The house had mostly cleared when Theresa Prandini received a text message from her daughter.
The Prandinis hosted a watch party in their living room a half hour earlier. Even at 6:30 a.m. on Friday morning, a full living room watched Clovis native Jenna Prandini run the third leg of the U.S. women’s 4×100-meter relay. At stake for Jenna was one more chance to medal in the Tokyo 2020 Olympic Games.
When the baton came to Prandini, the U.S. was locked in a close battle with Great Britain and Switzerland. Prandini finished her leg putting the Americans clearly in second behind Jamaica, and anchor leg Gabby Thomas secured the silver medal for Team USA.
Jenna Prandini — high school state champion, collegiate national champion, and now an Olympic silver medalist.
“It was a sense of relief in a lot of ways that she was finally rewarded for all of her effort and hard work,” said Jenna’s father, Carlo. “She wanted so much to come home with a medal.
“She ran well, I could tell, just making up the stagger and pulling away. She was racing against some good girls on that third leg.”
It wasn’t by accident that Prandini ran third, meaning she raced along the track’s curve. She arrived in Tokyo with the curved 200-meter dash as her main event. She was even a favorite to medal after winning the 200-meter national championship in 2015 and 2018.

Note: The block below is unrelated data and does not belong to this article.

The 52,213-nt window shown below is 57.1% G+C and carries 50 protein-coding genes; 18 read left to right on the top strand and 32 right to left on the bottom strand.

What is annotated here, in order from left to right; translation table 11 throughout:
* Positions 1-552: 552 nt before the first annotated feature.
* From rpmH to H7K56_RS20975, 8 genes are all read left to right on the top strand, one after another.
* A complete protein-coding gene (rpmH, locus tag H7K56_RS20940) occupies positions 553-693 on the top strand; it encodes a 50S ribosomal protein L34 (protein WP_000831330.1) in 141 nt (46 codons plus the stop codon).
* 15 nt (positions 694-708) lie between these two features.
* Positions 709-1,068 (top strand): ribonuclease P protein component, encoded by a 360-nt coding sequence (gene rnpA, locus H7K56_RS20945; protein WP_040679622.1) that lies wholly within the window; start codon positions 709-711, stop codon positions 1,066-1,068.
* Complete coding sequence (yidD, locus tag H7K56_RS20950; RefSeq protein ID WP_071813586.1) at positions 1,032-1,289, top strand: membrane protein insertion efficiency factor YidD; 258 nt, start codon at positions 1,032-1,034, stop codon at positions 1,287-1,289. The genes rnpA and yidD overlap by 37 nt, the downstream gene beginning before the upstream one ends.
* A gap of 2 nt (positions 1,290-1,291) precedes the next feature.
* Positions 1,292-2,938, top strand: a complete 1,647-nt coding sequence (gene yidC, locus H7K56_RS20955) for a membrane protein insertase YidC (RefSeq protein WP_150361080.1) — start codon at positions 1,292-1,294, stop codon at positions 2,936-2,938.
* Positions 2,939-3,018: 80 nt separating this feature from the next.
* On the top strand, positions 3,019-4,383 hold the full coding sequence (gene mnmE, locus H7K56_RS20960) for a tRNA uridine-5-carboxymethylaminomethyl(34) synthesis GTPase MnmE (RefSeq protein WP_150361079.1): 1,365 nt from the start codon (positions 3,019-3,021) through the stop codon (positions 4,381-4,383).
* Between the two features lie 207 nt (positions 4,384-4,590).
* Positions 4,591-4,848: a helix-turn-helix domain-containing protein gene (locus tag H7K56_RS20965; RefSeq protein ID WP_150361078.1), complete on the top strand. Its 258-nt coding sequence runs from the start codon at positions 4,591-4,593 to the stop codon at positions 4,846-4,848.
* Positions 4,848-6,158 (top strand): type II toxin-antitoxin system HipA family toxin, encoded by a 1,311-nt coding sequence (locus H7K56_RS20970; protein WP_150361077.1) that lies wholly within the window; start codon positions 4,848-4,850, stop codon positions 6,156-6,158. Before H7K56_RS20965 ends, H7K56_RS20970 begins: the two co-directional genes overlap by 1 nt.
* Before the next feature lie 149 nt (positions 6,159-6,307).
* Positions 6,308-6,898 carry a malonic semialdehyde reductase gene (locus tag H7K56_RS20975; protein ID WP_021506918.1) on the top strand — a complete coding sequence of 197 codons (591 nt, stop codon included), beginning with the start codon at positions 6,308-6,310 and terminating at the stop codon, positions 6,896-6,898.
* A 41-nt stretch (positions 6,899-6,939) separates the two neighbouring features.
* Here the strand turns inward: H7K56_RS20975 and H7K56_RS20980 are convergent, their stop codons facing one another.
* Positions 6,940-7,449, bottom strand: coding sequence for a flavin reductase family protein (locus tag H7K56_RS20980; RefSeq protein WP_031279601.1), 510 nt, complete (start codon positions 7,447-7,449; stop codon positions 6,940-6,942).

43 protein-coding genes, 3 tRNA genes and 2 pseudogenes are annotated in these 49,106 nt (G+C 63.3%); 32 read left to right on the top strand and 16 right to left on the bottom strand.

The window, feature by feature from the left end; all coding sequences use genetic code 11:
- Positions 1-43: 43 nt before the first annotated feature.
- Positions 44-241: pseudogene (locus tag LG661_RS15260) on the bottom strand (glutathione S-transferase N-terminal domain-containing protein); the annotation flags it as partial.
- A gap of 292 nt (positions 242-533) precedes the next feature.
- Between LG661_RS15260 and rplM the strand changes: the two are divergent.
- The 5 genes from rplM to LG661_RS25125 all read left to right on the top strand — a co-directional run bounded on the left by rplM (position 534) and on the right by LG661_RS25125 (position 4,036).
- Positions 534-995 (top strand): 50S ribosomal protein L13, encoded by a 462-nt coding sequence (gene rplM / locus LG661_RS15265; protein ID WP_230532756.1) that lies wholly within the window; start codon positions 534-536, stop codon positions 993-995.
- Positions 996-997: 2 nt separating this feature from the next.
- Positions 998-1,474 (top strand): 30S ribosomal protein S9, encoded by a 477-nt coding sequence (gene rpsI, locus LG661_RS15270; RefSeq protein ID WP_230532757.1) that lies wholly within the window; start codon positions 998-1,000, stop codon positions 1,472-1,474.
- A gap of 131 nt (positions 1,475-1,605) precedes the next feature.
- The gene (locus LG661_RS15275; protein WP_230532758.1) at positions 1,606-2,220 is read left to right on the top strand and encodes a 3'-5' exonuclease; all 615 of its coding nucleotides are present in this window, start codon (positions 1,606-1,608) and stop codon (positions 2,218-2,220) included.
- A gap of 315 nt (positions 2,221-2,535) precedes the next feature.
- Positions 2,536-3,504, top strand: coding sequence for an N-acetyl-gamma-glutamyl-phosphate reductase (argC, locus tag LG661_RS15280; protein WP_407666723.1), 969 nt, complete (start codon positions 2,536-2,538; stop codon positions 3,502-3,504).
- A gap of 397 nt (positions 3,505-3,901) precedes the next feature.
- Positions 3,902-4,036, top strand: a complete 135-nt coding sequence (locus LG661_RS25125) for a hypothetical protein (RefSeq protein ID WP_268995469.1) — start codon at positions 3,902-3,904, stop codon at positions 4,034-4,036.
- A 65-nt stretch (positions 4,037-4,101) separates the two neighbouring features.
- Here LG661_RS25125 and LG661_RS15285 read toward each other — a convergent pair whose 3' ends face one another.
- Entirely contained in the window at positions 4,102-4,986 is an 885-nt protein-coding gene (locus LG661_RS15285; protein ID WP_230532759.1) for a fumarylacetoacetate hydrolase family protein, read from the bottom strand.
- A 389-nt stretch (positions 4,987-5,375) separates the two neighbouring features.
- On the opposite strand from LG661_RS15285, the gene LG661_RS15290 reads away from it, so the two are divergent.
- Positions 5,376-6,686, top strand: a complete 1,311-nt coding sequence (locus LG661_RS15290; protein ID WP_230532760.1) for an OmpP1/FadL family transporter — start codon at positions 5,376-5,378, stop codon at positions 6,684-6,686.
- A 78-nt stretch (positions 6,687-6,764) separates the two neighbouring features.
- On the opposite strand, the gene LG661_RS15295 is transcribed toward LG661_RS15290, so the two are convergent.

Yet Prandini did not improve upon her 10th-place finish in the 2016 Rio Olympics. She finished 5th in her semifinal heat and placed 13th overall in the 200-meter event. She did not advance to the final of her other individual race, the 100-meter dash, finishing 14th overall.
“I knew she was going to run well [because] she was so disappointed after the semis of the 200,” Carlo said. “She said it was inexplicable what happened in the two semis… but she shook it right off and ran very well on that turn.”
The Prandini living room hollered and erupted in applause as Jenna ran. It grew louder when it became clear that Jenna would return to Clovis with a medal.
She won’t be back in her hometown for a while; she will run in the Prefontaine Classic on August 21. But Carlo believes that Prandini’s Olympic performance will have an immediate impact locally.
“She’s always been ‘Jenna from the neighborhood’ or ‘Jenna down the block’… we’ve lived in this community for over 40 years so people know Jenna,” Prandini said. “I think the message it sends is that, if a kid from the Fresno/Clovis area has a little bit of talent and a lot of work ethic, you can achieve some things in this world.”
Jenna isn’t active on social media, so she isn’t fully aware of the supportive fervor back in Clovis or the “Go, Jenna, Go” signs pitched on front lawns. She mostly kept direct communication with her parents, family, and other loved ones.
So, 30 minutes after celebrating on the track with her Team USA teammates, she texted her mother.
“She told her mom she loved her and called and talked to the nieces and nephews and some folks who were still here,” Prandini said. “When she comes home, she’ll get a big hug.”